Demonstrations of protest and of support were passionate but peaceful Tuesday when a Mennonite college in Indiana played the national anthem for the first before a sports event.
Though debates over Goshen College's decision to play the national anthem sparked strong sentiments from both sides in the days and weeks before the historic day, they remained – for the most part – civil.
That's not too surprising for a school whose founding denomination - Mennonite Church USA – is known for its pacifism.
"Goshen College is a special place," the school's president, Jim Brenneman, told the press Tuesday after the anthem was played for Goshen's doubleheader against Siena Heights University.
"It's more than a college," he continued. "It's an academic think tank, an international change agent, a Christ-centered, spirit-filled community, and it's home to a whole new kind of peace movement."
Though some may find the controversy over the playing of the national anthem a trivial one, for Goshen College, it was a "complex issue."
"The crux of the matter has to do with our relationship with God and with our country," explained Brenneman. "We are asking ourselves such questions as: how should faithful Christians order their allegiances? How do we celebrate the freedoms and opportunities of this country and still challenge injustices that also exist in our midst? And how does a church college retain its historic peace heritage while welcoming an increasingly diverse student body from other traditions?"
Though Goshen College has maintained a distinctive Christian Mennonite environment since its founding in 1894 as the Elkhart Institute, today, only 55 percent of the students are Mennonite.
And so many on campus have no objection to flying the flag or playing the anthem.
Still, there are many students committed to pacifism whose parents or grandparents were conscientious objectors of Goshen's decision and who grew up with a deep suspicion of patriotic observances.
Some faculty also stood against the decision, but were careful to "give witness to the loyal dissent" present on campus.
"We are deeply saddened by this decision and believe it is in significant tension with our Anabaptist identity and core values of Christ-centeredness, compassionate peacemaking, global citizenship, servant leadership and passionate learning," wrote some 30 Goshen faculty members in a letter last month to the Goshen College President's Council, which decided in January to allow the college's Athletic Department to play an instrumental version of the national anthem prior to some sporting events beginning in the spring.
"Although some of us signing this letter feel strongly that the decision should be reversed, we wish to focus our energies on balancing this new practice with ways we can engage others around our core values and 'peace by peace' distinctive," they added, before offering some suggestions on how to ensure that Jesus' teaching on peace remained at the forefront.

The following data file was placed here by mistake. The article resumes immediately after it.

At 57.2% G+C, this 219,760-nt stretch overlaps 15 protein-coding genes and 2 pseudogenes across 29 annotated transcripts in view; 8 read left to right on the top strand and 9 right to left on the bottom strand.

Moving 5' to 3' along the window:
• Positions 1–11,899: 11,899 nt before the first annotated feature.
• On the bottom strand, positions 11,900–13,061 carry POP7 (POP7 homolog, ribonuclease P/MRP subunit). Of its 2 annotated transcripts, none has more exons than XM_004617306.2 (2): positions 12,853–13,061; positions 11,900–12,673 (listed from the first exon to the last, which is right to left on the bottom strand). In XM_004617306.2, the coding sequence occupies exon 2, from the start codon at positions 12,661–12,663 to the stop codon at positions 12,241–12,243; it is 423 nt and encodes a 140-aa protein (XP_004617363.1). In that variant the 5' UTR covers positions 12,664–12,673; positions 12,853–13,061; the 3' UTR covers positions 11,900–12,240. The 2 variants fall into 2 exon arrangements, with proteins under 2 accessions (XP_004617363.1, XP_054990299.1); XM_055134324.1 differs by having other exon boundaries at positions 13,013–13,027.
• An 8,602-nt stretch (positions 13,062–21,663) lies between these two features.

One suggestion, which was put into action Tuesday, was to follow up the anthem with a reading of the Prayer of St. Francis, which begins with asking the Lord to "make me an instrument of your peace."
"In addition to the above proposal, we strongly affirm the Board of Overseers' recent call for structured dialogue and prayerful discernment around differing viewpoints, and their plan to review this decision in June 2011," the faculty added.
Having seen the response from both all sides of the debate, Goshen President Brenneman expressed gratitude to God on Tuesday for how things have turned out so far, saying that at the heart of making peace in this country and in the world is people's ability to listen to each other and respect each other's views.
"I am committed to retaining the best of what it means to be a Mennonite college, while opening the doors wider to all who share our core values," he said in conclusion. "And I invite others to join us at Goshen College as we make peace in all of its forms, even with the national anthem."
Presently, among the five colleges that the Mennonite Church USA provides denominational oversight to, three now play the national anthem before sports events – namely, Goshen College; Bluffton University in Bluffton, Ohio; and Bethel College in North Newton, Kan.
Two, meanwhile, still refuse to play the national anthem - Eastern Mennonite University in Harrisonburg, Va., and Hesston College in Hesston, Kan.
The 110,000-member Mennonite Church USA also provides oversight to two seminaries in the United States - Associated Mennonite Biblical Seminary in Elkhart, Ind., and Eastern Mennonite Seminary on the campus of Eastern Mennonite University.
The Mennonite Church USA represents the largest group of Mennonite Christians in the United States.